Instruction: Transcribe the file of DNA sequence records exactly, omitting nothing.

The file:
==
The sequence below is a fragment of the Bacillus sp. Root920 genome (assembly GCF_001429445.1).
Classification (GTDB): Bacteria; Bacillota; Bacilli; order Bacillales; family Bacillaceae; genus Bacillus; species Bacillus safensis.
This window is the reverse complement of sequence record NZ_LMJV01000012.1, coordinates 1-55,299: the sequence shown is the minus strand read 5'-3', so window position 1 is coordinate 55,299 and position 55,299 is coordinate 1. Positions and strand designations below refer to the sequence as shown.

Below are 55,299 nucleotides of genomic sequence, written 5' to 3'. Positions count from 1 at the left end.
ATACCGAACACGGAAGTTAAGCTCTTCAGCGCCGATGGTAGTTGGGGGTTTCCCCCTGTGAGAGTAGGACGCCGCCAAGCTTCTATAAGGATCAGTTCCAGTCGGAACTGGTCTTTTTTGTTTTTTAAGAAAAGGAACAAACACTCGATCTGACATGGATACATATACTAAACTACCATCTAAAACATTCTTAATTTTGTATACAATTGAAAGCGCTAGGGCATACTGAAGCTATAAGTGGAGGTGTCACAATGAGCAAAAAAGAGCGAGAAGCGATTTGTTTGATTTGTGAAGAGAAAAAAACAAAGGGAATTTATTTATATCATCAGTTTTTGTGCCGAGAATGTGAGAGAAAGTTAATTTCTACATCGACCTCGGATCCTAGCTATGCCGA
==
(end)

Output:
The sequence below is a fragment of the Bacillus sp. Root920 genome (assembly GCF_001429445.1).
Classification (GTDB): Bacteria; Bacillota; Bacilli; order Bacillales; family Bacillaceae; genus Bacillus; species Bacillus safensis.
This window is the reverse complement of sequence record NZ_LMJV01000012.1, coordinates 1-55,299: the sequence shown is the minus strand read 5'-3', so window position 1 is coordinate 55,299 and position 55,299 is coordinate 1. Positions and strand designations below refer to the sequence as shown.

Below are 55,299 nucleotides of genomic sequence, written 5' to 3'. Positions count from 1 at the left end.
ATACCGAACACGGAAGTTAAGCTCTTCAGCGCCGATGGTAGTTGGGGGTTTCCCCCTGTGAGAGTAGGACGCCGCCAAGCTTCTATAAGGATCAGTTCCAGTCGGAACTGGTCTTTTTTGTTTTTTAAGAAAAGGAACAAACACTCGATCTGACATGGATACATATACTAAACTACCATCTAAAACATTCTTAATTTTGTATACAATTGAAAGCGCTAGGGCATACTGAAGCTATAAGTGGAGGTGTCACAATGAGCAAAAAAGAGCGAGAAGCGATTTGTTTGATTTGTGAAGAGAAAAAAACAAAGGGAATTTATTTATATCATCAGTTTTTGTGCCGAGAATGTGAGAGAAAGTTAATTTCTACATCGACCTCGGATCCTAGCTATGCCGA